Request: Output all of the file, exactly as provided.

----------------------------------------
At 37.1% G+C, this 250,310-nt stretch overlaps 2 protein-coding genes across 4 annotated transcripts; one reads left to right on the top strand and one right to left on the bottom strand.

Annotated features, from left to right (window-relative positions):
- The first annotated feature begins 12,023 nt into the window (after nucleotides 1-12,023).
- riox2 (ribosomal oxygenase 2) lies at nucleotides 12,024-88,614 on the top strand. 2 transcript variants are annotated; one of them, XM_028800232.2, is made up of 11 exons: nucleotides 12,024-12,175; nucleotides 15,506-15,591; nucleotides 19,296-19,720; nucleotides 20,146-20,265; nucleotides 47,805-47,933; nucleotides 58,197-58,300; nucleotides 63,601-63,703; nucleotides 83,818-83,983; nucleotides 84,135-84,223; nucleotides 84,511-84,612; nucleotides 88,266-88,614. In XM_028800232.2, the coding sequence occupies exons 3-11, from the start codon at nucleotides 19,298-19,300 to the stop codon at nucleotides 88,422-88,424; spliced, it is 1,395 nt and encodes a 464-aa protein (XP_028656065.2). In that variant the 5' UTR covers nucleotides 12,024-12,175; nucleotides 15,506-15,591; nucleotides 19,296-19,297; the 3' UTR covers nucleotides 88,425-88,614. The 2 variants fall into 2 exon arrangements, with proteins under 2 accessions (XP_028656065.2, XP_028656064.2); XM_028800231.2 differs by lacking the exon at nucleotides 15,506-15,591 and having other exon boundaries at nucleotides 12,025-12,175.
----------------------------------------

At 37.1% G+C, this 250,310-nt stretch overlaps 2 protein-coding genes across 4 annotated transcripts; one reads left to right on the top strand and one right to left on the bottom strand.

Annotated features, from left to right (window-relative positions):
- The first annotated feature begins 12,023 nt into the window (after nucleotides 1-12,023).
- riox2 (ribosomal oxygenase 2) lies at nucleotides 12,024-88,614 on the top strand. 2 transcript variants are annotated; one of them, XM_028800232.2, is made up of 11 exons: nucleotides 12,024-12,175; nucleotides 15,506-15,591; nucleotides 19,296-19,720; nucleotides 20,146-20,265; nucleotides 47,805-47,933; nucleotides 58,197-58,300; nucleotides 63,601-63,703; nucleotides 83,818-83,983; nucleotides 84,135-84,223; nucleotides 84,511-84,612; nucleotides 88,266-88,614. In XM_028800232.2, the coding sequence occupies exons 3-11, from the start codon at nucleotides 19,298-19,300 to the stop codon at nucleotides 88,422-88,424; spliced, it is 1,395 nt and encodes a 464-aa protein (XP_028656065.2). In that variant the 5' UTR covers nucleotides 12,024-12,175; nucleotides 15,506-15,591; nucleotides 19,296-19,297; the 3' UTR covers nucleotides 88,425-88,614. The 2 variants fall into 2 exon arrangements, with proteins under 2 accessions (XP_028656065.2, XP_028656064.2); XM_028800231.2 differs by lacking the exon at nucleotides 15,506-15,591 and having other exon boundaries at nucleotides 12,025-12,175.